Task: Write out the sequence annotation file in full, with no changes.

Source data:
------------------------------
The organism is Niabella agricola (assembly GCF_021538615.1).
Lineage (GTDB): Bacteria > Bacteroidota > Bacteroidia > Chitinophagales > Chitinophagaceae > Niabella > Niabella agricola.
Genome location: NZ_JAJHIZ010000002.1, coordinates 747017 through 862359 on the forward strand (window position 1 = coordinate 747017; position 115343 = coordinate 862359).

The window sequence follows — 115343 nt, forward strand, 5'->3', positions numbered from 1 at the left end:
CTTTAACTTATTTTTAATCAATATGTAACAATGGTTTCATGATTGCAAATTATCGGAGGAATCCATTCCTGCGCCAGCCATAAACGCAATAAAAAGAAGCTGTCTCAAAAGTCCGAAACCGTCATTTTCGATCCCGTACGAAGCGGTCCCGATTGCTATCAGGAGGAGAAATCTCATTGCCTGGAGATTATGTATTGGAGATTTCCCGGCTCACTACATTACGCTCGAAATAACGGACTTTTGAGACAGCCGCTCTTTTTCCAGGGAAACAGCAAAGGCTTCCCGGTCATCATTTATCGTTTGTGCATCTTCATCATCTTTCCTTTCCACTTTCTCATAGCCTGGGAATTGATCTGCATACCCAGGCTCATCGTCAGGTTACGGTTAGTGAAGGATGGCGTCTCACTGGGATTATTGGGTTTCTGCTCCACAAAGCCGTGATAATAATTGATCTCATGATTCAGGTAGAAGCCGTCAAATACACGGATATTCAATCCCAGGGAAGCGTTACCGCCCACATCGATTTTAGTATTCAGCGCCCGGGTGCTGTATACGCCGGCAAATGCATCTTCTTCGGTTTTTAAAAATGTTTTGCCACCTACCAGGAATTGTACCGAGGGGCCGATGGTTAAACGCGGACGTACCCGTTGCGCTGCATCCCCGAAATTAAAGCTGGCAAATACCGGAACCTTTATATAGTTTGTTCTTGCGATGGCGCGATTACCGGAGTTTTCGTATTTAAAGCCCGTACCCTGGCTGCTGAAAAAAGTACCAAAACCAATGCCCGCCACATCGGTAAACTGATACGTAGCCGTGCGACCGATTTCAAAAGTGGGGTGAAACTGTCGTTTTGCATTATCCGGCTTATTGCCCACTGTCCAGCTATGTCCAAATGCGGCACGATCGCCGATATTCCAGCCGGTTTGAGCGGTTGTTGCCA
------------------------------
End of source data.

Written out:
The organism is Niabella agricola (assembly GCF_021538615.1).
Lineage (GTDB): Bacteria > Bacteroidota > Bacteroidia > Chitinophagales > Chitinophagaceae > Niabella > Niabella agricola.
Genome location: NZ_JAJHIZ010000002.1, coordinates 747017 through 862359 on the forward strand (window position 1 = coordinate 747017; position 115343 = coordinate 862359).

The window sequence follows — 115343 nt, forward strand, 5'->3', positions numbered from 1 at the left end:
CTTTAACTTATTTTTAATCAATATGTAACAATGGTTTCATGATTGCAAATTATCGGAGGAATCCATTCCTGCGCCAGCCATAAACGCAATAAAAAGAAGCTGTCTCAAAAGTCCGAAACCGTCATTTTCGATCCCGTACGAAGCGGTCCCGATTGCTATCAGGAGGAGAAATCTCATTGCCTGGAGATTATGTATTGGAGATTTCCCGGCTCACTACATTACGCTCGAAATAACGGACTTTTGAGACAGCCGCTCTTTTTCCAGGGAAACAGCAAAGGCTTCCCGGTCATCATTTATCGTTTGTGCATCTTCATCATCTTTCCTTTCCACTTTCTCATAGCCTGGGAATTGATCTGCATACCCAGGCTCATCGTCAGGTTACGGTTAGTGAAGGATGGCGTCTCACTGGGATTATTGGGTTTCTGCTCCACAAAGCCGTGATAATAATTGATCTCATGATTCAGGTAGAAGCCGTCAAATACACGGATATTCAATCCCAGGGAAGCGTTACCGCCCACATCGATTTTAGTATTCAGCGCCCGGGTGCTGTATACGCCGGCAAATGCATCTTCTTCGGTTTTTAAAAATGTTTTGCCACCTACCAGGAATTGTACCGAGGGGCCGATGGTTAAACGCGGACGTACCCGTTGCGCTGCATCCCCGAAATTAAAGCTGGCAAATACCGGAACCTTTATATAGTTTGTTCTTGCGATGGCGCGATTACCGGAGTTTTCGTATTTAAAGCCCGTACCCTGGCTGCTGAAAAAAGTACCAAAACCAATGCCCGCCACATCGGTAAACTGATACGTAGCCGTGCGACCGATTTCAAAAGTGGGGTGAAACTGTCGTTTTGCATTATCCGGCTTATTGCCCACTGTCCAGCTATGTCCAAATGCGGCACGATCGCCGATATTCCAGCCGGTTTGAGCGGTTGTTGCCA